22 133 Admiral PR & Marketing 346 NE NA
23 35 Four Communications Group 307 NE NA
24 41 Freshwater UK 294 428 -31
25 125 Davies Tanner Marketing Services 275 NE NA

Rank Company Total PR % Total Staff Location
in Top 150 income 09 (pounds k) PR
1 29 Kindred 7,047 72 85 London
2 13 Grayling Communications 15,370 24 203 London
3 47 Consolidated PR 4,460 40 61 London
4 44 Camargue 4,882 35 57 London
5 82 Communications Management 2,221 67 27 Herts
6 62 Munro & Forster
Communications 3,334 42 40 London
7 30 The Big Partnership 6,890 14 93 Glasgow
8 34 Luther Pendragon** 6,000 15 59 London
9 129 The Bridge Group 931 94 17 Coventry
10 74 London Communications
Agency 2,664 30 20 London
11 127 ICE 952 81 44 Wirral
12 80 Paver Smith 2,327 31 37 Liverpool
13 22 Lansons Communications 8,651 7 74 London
14 67 Colman Getty 2,934 22 43 London
15 131 DTW 796 78 12 Cleveland
16 55 Smarts 3,778 13 54 London
17 92 Brahm PR 1,832 26 19 Leeds
18 144 Quantum Public
Relations*** 628 75 14 Kent
19 83 Bray Leino 2,143 20 29 Bristol
20 60 Octopus Communications 3,408 12 39 Windsor
21 18 The Red Consultancy 11,722 3 152 London
22 133 Admiral PR & Marketing 787 44 10 Newcastle
23 35 Four Communications Group 5,846 5 111 London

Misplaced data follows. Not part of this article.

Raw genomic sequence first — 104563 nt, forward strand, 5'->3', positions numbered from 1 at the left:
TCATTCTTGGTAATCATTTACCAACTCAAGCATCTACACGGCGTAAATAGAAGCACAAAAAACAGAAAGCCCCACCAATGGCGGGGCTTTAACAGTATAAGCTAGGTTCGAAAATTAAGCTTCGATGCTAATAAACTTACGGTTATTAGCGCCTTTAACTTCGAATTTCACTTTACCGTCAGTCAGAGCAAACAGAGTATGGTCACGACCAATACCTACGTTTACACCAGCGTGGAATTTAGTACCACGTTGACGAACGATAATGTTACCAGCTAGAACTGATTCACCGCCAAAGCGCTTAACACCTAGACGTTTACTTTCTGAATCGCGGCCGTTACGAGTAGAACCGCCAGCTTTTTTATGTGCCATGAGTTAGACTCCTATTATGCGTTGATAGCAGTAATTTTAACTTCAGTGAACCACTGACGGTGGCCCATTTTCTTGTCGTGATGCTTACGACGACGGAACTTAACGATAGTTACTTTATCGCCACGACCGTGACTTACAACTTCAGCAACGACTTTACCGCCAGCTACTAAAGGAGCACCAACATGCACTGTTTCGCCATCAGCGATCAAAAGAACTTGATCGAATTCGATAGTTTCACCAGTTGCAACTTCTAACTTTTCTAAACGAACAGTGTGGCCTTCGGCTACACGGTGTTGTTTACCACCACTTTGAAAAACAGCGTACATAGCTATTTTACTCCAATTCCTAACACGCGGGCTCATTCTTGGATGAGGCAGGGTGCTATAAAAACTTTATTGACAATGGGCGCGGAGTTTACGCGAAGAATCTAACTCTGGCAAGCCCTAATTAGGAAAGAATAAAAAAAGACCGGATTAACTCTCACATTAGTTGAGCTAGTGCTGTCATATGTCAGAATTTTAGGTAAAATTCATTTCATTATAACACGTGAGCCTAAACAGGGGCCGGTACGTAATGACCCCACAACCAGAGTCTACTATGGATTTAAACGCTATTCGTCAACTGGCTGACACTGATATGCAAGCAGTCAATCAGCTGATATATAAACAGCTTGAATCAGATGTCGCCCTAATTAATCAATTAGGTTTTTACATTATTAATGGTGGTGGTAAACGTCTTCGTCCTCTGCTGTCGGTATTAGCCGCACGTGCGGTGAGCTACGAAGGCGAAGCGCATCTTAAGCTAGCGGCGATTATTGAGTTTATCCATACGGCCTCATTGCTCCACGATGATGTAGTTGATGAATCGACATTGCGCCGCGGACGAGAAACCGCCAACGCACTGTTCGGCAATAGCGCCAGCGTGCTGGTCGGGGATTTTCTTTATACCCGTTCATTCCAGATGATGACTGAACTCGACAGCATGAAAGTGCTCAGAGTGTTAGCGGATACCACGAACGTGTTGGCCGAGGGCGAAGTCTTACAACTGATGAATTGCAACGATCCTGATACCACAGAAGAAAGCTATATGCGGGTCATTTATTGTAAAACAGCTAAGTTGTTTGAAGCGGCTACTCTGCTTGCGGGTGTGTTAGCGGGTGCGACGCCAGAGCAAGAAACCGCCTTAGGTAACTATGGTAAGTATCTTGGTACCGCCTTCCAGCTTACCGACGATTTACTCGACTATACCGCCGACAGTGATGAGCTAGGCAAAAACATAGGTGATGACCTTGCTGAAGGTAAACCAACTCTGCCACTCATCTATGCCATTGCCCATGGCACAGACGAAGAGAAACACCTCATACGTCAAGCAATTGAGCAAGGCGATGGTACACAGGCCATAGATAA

24 41 Freshwater UK 5,447 5 82 Cardiff
25 125 Davies Tanner
Marketing Services 1,063 26 20 Kent

*combined fee income for Grayling & Trimedia
** incorporating Quintus Public Affairs
***formerly DTW Vavasour, 2008 figures shown from DTW Vavasour
NE = New Entry
NA = Not Applicable

14% drop in public sector fee income at Kindred compared with 2008

64% increase in public sector fee income at Lansons compared with 2008

38% increase in public sector fee income at DTW compared with 2008

31% drop in public sector fee income at Freshwater compared with 2008


Position: 1

Fees: £5,043k

Growth: -14%

Although Kindred remains number one in the public sector league table by a good margin, its public sector fee income in 2009 fell by 14 per cent. With the much-anticipated axe taken to public sector budgets, things do not look set to get better any time soon.

MD Nick Mustoe says the agency got as much work as could be expected from the public sector in 2009: 'Every time we discussed it with the COI we were told we were winning a healthy share of business.' Key wins for Kindred included the National Apprenticeship Service and a campaign for the Milk Marketing Forum, which was its first fully integrated brief. The COI also appointed Kindred to carry out an integrated campaign for the Welsh Assembly.